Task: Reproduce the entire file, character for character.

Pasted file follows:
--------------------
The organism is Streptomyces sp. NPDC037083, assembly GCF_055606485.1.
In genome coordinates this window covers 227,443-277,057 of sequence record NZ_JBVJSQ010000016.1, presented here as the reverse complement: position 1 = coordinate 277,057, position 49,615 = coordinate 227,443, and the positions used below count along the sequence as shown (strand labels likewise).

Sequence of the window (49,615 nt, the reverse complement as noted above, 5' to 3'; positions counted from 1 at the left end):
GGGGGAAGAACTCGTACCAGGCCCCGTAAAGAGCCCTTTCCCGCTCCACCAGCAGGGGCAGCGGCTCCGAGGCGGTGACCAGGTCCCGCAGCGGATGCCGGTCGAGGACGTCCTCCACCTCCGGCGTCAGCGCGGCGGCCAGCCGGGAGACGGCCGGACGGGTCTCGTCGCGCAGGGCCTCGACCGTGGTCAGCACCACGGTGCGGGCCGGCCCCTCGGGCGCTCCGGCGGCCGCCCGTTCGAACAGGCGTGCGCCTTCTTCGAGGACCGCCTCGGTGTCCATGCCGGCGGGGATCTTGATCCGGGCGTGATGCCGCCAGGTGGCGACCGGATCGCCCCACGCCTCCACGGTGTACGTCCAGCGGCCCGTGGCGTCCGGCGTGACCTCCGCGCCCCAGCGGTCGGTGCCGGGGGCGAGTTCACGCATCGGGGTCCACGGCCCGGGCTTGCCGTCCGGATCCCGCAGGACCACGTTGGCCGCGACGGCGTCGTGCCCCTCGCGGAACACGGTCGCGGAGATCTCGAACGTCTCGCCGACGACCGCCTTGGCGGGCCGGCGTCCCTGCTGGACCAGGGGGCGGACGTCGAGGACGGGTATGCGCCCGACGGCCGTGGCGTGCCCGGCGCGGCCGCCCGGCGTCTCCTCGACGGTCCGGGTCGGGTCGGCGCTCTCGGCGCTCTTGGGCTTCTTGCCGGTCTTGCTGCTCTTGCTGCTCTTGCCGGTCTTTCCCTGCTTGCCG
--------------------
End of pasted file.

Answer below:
The organism is Streptomyces sp. NPDC037083, assembly GCF_055606485.1.
In genome coordinates this window covers 227,443-277,057 of sequence record NZ_JBVJSQ010000016.1, presented here as the reverse complement: position 1 = coordinate 277,057, position 49,615 = coordinate 227,443, and the positions used below count along the sequence as shown (strand labels likewise).

Sequence of the window (49,615 nt, the reverse complement as noted above, 5' to 3'; positions counted from 1 at the left end):
GGGGGAAGAACTCGTACCAGGCCCCGTAAAGAGCCCTTTCCCGCTCCACCAGCAGGGGCAGCGGCTCCGAGGCGGTGACCAGGTCCCGCAGCGGATGCCGGTCGAGGACGTCCTCCACCTCCGGCGTCAGCGCGGCGGCCAGCCGGGAGACGGCCGGACGGGTCTCGTCGCGCAGGGCCTCGACCGTGGTCAGCACCACGGTGCGGGCCGGCCCCTCGGGCGCTCCGGCGGCCGCCCGTTCGAACAGGCGTGCGCCTTCTTCGAGGACCGCCTCGGTGTCCATGCCGGCGGGGATCTTGATCCGGGCGTGATGCCGCCAGGTGGCGACCGGATCGCCCCACGCCTCCACGGTGTACGTCCAGCGGCCCGTGGCGTCCGGCGTGACCTCCGCGCCCCAGCGGTCGGTGCCGGGGGCGAGTTCACGCATCGGGGTCCACGGCCCGGGCTTGCCGTCCGGATCCCGCAGGACCACGTTGGCCGCGACGGCGTCGTGCCCCTCGCGGAACACGGTCGCGGAGATCTCGAACGTCTCGCCGACGACCGCCTTGGCGGGCCGGCGTCCCTGCTGGACCAGGGGGCGGACGTCGAGGACGGGTATGCGCCCGACGGCCGTGGCGTGCCCGGCGCGGCCGCCCGGCGTCTCCTCGACGGTCCGGGTCGGGTCGGCGCTCTCGGCGCTCTTGGGCTTCTTGCCGGTCTTGCTGCTCTTGCTGCTCTTGCCGGTCTTTCCCTGCTTGCCG